• The patient is placed initially in the supine position; the patient may be rolled into a slight left lateral decubitus position to obtain a better intercostal window. The images and Doppler evaluation may be obtained in the longitudinal, coronal, oblique, or transverse planes.
  • Breath holding is very important in obtaining good Doppler color and spectral waveforms. Initially scan the patient in shallow respiration to set up your controls and depth. Then instruct the patient to stop breathing when you obtain the Doppler images.

Technique

General Technical Points

  • Place ultrasound gel on the abdomen to ensure good transducer-to-skin contact during the abdominal Doppler imaging examination.
  • The transducer's orientation marker should be pointing toward the patient's right side during the examination when a transverse scan is performed; the orientation marker is directed toward the patient's head when a longitudinal scan is performed.
  • The examination is performed with both gray scale and Doppler evaluation of the portal venous system, the hepatic veins, and hepatic arteries.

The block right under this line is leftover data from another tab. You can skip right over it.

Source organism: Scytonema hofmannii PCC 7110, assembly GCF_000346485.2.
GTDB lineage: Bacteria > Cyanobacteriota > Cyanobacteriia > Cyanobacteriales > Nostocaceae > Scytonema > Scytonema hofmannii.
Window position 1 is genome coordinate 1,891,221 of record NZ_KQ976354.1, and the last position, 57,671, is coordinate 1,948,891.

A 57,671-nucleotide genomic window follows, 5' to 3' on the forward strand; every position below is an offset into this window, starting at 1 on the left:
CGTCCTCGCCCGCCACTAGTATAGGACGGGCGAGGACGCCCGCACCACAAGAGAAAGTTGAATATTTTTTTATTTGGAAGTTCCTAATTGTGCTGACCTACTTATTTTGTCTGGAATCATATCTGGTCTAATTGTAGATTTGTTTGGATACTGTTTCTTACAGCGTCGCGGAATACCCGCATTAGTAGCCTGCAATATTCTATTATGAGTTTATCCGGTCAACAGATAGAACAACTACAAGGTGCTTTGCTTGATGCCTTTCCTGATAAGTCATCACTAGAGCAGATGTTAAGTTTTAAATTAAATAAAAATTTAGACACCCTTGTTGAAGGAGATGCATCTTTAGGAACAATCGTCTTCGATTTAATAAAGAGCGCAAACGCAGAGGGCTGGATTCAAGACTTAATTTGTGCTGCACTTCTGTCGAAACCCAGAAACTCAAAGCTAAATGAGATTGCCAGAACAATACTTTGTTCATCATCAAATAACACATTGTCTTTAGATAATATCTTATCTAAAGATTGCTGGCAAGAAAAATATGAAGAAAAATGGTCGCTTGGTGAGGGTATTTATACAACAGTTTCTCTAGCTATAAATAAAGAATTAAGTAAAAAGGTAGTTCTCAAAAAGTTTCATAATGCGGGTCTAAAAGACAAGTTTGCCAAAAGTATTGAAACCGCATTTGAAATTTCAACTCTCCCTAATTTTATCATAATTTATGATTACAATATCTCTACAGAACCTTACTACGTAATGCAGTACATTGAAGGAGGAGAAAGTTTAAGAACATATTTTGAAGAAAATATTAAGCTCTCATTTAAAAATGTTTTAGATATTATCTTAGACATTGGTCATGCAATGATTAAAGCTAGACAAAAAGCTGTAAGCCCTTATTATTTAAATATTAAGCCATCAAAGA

• Remember, the transducer must be PARALLEL to the vessel; the Doppler angle should be less than sixty degrees to obtain the maximum peak systolic velocity.
  • At the end of the examination, the ultrasound gel should be removed from the patient and any excess gel should be removed from the transducer. The transducer should be cleaned using a disinfectant.

Doppler

  • The evaluation of the portal venous system, hepatic veins, and hepatic artery is performed during the Doppler imaging examination.
  • Doppler signals or color Doppler imaging should be obtained from the imaging plane that allows the beam to be as parallel to the vessel as possible.
  • A liver Doppler should also evaluate flow in the extra-hepatic portal venous system, and IVC. These images should be obtained prior to the PW evaluation.
  • Also document the size of the CBD, liver, kidneys, and spleen.
  • Look in the pelvic cavity and lower quadrants for the presence of free fluid.

Doppler Technique

  • The pulse repetition frequency (PRF) allows one to record lower velocities as the PRF is lowered; as the PRF is increased, the lower velocities are filtered out to record only the higher velocity signal.
  • The PRF may be changed with the scale control on the Doppler panel (look at the color bar on the left side of the monitor, the PRF will change as the "scale" on the Doppler control is changed.